Powell helped George Pratt compile his dictionary of the Samoan language.He also transcribed the Samoan story of the creation, told to him by a Samoan chief—Taua-nu'u. This is a valuable record of the islanders beliefs before the arrival of the missionaries. In 1886, he published a book called A Manual of Zoology Embracing the Animals of the Scripture, in the Samoan dialect. Many of the animals would have been unknown to the Samoans, so Powell included illustrations where possible. After his death his wife forwarded some of his papers written in Samoan to the Rev. George Pratt in Sydney Australia. Due to failing eyesight Pratt was unable to make use of the works but a colleague, John Fraser, translated the manuscripts of Samoan myths and folks songs and published them in 1896.
His interests extended to ornithology and he corresponded with Philip Sclater, secretary of the Zoological Society of London, sending specimens for identification. These were passed to Osbert Salvin who presented his findings to the Society in a report 6 January 1879.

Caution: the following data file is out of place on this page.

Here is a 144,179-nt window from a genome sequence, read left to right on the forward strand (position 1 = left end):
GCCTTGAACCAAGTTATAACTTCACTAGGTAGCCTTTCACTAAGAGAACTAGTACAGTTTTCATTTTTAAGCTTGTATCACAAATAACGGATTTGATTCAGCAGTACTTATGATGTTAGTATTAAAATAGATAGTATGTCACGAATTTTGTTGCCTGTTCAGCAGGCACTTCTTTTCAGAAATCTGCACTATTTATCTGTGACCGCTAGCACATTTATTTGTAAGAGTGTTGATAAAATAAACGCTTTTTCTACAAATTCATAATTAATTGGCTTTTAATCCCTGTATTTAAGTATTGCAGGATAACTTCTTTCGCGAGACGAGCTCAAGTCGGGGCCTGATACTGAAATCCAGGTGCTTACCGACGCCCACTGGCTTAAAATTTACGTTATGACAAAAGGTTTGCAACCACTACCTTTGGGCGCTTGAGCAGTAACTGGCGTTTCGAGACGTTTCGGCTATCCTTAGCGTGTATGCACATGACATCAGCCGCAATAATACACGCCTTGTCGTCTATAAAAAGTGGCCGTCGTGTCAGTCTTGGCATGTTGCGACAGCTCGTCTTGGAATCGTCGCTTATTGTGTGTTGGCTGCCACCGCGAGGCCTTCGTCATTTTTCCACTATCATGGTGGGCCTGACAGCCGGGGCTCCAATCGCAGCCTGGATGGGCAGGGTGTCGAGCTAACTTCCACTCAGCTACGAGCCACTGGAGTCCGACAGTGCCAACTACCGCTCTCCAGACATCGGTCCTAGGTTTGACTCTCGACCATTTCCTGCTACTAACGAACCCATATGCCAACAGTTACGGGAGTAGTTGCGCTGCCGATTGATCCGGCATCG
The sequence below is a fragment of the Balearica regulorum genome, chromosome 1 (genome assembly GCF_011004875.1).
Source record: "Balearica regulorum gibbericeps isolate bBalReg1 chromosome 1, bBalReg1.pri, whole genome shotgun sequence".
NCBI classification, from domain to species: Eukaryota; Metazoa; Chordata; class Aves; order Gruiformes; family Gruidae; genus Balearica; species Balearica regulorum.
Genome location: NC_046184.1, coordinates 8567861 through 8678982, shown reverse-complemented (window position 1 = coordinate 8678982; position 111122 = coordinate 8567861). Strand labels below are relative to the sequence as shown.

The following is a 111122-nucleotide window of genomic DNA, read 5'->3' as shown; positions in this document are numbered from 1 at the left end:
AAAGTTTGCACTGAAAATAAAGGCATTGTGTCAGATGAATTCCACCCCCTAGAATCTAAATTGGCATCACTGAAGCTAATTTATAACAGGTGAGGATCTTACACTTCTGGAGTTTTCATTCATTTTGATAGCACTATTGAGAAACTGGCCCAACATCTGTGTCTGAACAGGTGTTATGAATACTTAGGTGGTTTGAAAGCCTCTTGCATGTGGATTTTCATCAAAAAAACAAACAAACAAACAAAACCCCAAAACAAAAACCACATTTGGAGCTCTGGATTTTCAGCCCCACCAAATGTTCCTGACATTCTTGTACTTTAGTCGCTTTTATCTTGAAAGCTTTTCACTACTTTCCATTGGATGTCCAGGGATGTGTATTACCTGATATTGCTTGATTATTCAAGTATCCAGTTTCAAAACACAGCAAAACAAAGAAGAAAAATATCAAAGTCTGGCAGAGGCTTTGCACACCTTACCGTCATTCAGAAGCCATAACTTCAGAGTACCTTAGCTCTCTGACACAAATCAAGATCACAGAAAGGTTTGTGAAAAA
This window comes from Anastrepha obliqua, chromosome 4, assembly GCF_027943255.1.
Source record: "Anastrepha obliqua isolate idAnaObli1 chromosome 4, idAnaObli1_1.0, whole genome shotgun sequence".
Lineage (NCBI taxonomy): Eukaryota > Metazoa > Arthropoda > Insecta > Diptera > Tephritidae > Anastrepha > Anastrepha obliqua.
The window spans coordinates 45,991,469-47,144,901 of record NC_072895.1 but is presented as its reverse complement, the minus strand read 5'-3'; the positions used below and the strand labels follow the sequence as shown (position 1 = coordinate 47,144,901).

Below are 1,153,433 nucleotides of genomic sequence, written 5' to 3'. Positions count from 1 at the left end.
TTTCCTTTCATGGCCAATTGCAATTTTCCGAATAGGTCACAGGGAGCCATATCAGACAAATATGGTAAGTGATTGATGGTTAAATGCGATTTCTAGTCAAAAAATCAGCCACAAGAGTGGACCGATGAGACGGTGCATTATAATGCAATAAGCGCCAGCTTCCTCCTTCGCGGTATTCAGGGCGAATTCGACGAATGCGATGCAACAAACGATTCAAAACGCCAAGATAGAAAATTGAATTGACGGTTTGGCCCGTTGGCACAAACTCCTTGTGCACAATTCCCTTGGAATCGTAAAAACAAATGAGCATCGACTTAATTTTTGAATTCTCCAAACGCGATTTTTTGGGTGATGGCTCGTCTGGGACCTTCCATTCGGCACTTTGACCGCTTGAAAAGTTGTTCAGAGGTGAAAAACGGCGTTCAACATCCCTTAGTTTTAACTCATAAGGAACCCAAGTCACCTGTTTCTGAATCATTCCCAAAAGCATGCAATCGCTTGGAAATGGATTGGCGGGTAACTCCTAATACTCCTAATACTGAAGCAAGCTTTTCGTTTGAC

Bully Hayes was a notorious recruiter of native labour in the South Seas using trickery or kidnap. The practice referred to as blackbirding, supplied plantation owners with workers who often never returned to their homeland. In 1872 Hayes was arrested by Captain Meade of the USS Narragansett in Samoa. However, after investigation, he was released due to lack of evidence. Powell, who had tried before to have Hayes prosecuted, wrote:
How is it that with such a mass of evidence as was collected on his detention here, which is in British blue books proving his kidnapping of the people of Manahiki, that he is allowed to go at large?
He had previously written:
It will be a lamentable inconsistency on the parts of the British and French governments if this iniquitous traffic be allowed under their flags after their intervention, only a few years ago to put a stop to Peruvian proceedings of the same character.
Bully Hayes was killed by a crew mate in 1877.